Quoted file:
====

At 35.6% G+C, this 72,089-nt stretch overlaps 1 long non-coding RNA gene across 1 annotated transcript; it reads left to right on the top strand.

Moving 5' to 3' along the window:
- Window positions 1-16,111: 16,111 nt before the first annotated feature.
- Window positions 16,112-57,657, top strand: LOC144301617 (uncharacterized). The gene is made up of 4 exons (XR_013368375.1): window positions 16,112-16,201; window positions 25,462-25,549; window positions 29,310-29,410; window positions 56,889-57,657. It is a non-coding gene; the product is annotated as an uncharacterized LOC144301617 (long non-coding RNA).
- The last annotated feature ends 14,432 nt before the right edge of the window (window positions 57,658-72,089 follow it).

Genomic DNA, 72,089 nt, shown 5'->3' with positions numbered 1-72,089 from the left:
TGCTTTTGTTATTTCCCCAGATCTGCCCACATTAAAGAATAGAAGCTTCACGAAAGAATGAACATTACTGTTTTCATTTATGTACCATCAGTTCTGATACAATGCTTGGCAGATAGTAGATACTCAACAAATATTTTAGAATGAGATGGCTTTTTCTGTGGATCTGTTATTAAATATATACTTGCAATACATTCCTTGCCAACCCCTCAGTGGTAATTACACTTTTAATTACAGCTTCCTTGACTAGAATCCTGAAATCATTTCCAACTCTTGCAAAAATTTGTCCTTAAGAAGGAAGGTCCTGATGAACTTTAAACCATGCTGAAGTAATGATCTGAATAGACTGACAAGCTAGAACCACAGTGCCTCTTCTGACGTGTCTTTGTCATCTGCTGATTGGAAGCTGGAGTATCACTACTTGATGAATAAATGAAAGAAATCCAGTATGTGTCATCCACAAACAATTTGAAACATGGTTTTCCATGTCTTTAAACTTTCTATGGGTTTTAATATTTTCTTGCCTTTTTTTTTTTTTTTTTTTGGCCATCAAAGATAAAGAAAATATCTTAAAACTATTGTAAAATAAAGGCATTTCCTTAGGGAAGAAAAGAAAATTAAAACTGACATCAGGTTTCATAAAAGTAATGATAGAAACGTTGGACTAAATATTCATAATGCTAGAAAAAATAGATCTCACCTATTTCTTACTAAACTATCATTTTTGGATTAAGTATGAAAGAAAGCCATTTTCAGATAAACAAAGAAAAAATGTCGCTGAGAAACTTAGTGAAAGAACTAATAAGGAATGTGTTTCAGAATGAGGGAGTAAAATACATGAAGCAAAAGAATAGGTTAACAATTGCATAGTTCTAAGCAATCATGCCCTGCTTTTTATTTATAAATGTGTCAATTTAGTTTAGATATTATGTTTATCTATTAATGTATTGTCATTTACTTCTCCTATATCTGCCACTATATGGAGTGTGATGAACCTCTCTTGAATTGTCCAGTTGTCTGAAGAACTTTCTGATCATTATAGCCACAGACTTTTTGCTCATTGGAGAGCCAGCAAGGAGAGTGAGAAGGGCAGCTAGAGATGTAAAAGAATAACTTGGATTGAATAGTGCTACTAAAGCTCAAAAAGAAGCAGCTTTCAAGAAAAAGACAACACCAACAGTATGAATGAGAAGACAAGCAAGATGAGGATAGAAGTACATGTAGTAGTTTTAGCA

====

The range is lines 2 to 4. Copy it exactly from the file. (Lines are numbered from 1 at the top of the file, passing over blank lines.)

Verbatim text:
Moving 5' to 3' along the window:
- Window positions 1-16,111: 16,111 nt before the first annotated feature.
- Window positions 16,112-57,657, top strand: LOC144301617 (uncharacterized). The gene is made up of 4 exons (XR_013368375.1): window positions 16,112-16,201; window positions 25,462-25,549; window positions 29,310-29,410; window positions 56,889-57,657. It is a non-coding gene; the product is annotated as an uncharacterized LOC144301617 (long non-coding RNA).